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Hiroshima for Global Peace

Film: “Drive My Car” ; Exploring Hiroshima Filming Locations Where You Can Feel Peace

 The film “Drive My Car,” directed by Hamaguchi Ryusuke and filmed in Hiroshima, has attracted attention worldwide, winning an award at the 79th Golden Globe Awards and the 94th Academy Award for Best International Feature Film. At the Hiroshima International Film Festival in November 2021, director Hamaguchi said, “This is a story about the rebirth of a man who loses his wife. Hiroshima, which has healed from the scars of the atomic bomb, fits the story’s concept perfectly.”

 We asked Nishizaki Tomoko of the Hiroshima Film Commission, who helped promote filming locations and supported the filming, to tell us about filming locations where we can feel peace.

[“Drive My Car” Synopsis]

The protagonist, Kafuku, is a stage director struggling with the grief of suddenly losing of his wife. Entrusted with directing a theater festival to be held in Hiroshima, he drives to Hiroshima in his beloved red Saab car and meets his taciturn chauffer, Misaki. Through his time spent with Misaki, he realizes something he had never noticed before.

● Hiroshima City Naka Incineration Plant

 Completed in 2004, this waste incineration facility is located in Minami-Yoshijima, Naka-ku, Hiroshima City, facing the Seto Inland Sea. To dispel the negative image of a waste treatment facility, it has equipment that removes odors and toxic substances, and it is designed like a museum to make the incineration facility look like a work of art.

Ms. Nishizaki:

“This building was a major factor in the decision to change the film’s setting to Hiroshima. The building was designed by Taniguchi Yoshio, who studied at the laboratory of Tange Kenzo, the architect who designed Peace Memorial Park. Following Tange’s concept of an ‘Axis of Peace’ connecting the Atomic Bomb Dome, the Cenotaph for the Victims of the Atomic Bomb, and the Peace Memorial Museum, the building was positioned to be an extension of this axis. In addition, the building was constructed with a glass atrium running through the middle of the building so that the axis of peace would remain unobstructed all the way to the sea. When I explained this to Mr. Hamaguchi, he was deeply impressed, saying, ‘Even the waste treatment facility is rooted in the philosophy of peace. It would be a fitting venue for an international theater festival.’ In the film, it is featured as Misaki’s favorite place, and it is where she shares her past.”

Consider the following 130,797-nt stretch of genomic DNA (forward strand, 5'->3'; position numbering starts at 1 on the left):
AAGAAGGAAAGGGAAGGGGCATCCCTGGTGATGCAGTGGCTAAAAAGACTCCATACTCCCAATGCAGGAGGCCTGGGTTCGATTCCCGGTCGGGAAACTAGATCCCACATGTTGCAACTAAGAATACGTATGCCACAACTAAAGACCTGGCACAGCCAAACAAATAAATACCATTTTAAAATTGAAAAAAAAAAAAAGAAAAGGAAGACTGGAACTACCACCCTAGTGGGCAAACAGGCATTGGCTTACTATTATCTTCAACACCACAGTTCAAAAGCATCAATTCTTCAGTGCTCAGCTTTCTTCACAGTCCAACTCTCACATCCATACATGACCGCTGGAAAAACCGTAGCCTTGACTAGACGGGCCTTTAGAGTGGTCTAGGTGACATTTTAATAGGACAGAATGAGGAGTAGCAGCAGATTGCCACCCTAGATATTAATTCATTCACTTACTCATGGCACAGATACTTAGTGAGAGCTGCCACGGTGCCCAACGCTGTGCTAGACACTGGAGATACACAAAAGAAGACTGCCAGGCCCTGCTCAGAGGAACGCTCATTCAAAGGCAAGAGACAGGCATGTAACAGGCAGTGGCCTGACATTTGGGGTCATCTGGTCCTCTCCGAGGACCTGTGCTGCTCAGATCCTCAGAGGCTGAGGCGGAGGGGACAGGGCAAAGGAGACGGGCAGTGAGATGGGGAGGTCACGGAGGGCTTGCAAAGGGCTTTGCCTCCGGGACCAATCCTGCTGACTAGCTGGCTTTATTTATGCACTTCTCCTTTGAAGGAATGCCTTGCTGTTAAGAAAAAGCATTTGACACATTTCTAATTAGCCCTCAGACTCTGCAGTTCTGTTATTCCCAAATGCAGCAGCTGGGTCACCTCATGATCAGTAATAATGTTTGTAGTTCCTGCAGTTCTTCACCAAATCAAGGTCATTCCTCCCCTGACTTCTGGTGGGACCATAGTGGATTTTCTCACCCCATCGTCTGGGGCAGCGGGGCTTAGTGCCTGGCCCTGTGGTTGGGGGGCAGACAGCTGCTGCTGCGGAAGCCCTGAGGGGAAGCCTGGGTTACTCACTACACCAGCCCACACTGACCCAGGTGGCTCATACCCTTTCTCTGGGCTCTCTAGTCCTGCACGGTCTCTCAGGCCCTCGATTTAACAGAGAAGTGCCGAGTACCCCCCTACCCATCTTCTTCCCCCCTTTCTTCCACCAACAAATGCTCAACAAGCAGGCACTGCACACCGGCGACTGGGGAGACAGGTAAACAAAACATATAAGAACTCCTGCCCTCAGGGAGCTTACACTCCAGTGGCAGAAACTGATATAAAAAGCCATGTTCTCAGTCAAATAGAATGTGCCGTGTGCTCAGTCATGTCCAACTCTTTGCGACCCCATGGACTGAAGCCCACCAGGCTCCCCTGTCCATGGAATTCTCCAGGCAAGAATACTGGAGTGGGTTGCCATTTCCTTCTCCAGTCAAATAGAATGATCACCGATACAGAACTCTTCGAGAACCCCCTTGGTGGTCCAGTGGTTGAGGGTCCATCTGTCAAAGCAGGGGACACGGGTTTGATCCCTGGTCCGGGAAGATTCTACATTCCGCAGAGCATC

1-5-1 Minami-yoshijima, Naka-ku, Hiroshima City

Tel: 082-249-8517


(Check website for details regarding visits)

●Hiroshima International Conference Center

   Located in Peace Memorial Park, this Center was established for the purpose of promoting international exchange and enhancing civic culture. Designed by the architect Kenzo Tange, who designed Peace Memorial Park and Peace Memorial Museum, the Hiroshima City Public Hall was originally built in 1955 and later rebuilt into the current Hiroshima International Conference Center in 1989. It is used for international conferences, lectures, and concerts, as well as for peace education for students on school trips.